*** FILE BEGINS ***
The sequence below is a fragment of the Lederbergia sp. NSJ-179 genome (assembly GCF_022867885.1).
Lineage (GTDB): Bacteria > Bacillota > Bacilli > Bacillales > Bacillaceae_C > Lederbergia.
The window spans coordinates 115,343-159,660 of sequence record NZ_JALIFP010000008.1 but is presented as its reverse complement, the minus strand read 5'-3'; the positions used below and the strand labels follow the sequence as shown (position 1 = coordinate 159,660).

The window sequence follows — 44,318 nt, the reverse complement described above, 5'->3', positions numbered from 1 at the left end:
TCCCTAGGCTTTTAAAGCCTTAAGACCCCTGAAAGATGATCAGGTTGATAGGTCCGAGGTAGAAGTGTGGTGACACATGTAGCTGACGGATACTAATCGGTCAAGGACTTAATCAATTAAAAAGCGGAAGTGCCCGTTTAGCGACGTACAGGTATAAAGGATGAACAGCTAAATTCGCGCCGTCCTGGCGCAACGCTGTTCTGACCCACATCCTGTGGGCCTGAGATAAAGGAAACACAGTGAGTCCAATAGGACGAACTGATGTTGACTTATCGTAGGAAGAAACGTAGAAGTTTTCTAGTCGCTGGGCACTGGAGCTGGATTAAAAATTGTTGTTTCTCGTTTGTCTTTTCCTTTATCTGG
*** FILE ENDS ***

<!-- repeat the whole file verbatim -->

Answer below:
The sequence below is a fragment of the Lederbergia sp. NSJ-179 genome (assembly GCF_022867885.1).
Lineage (GTDB): Bacteria > Bacillota > Bacilli > Bacillales > Bacillaceae_C > Lederbergia.
The window spans coordinates 115,343-159,660 of sequence record NZ_JALIFP010000008.1 but is presented as its reverse complement, the minus strand read 5'-3'; the positions used below and the strand labels follow the sequence as shown (position 1 = coordinate 159,660).

The window sequence follows — 44,318 nt, the reverse complement described above, 5'->3', positions numbered from 1 at the left end:
TCCCTAGGCTTTTAAAGCCTTAAGACCCCTGAAAGATGATCAGGTTGATAGGTCCGAGGTAGAAGTGTGGTGACACATGTAGCTGACGGATACTAATCGGTCAAGGACTTAATCAATTAAAAAGCGGAAGTGCCCGTTTAGCGACGTACAGGTATAAAGGATGAACAGCTAAATTCGCGCCGTCCTGGCGCAACGCTGTTCTGACCCACATCCTGTGGGCCTGAGATAAAGGAAACACAGTGAGTCCAATAGGACGAACTGATGTTGACTTATCGTAGGAAGAAACGTAGAAGTTTTCTAGTCGCTGGGCACTGGAGCTGGATTAAAAATTGTTGTTTCTCGTTTGTCTTTTCCTTTATCTGG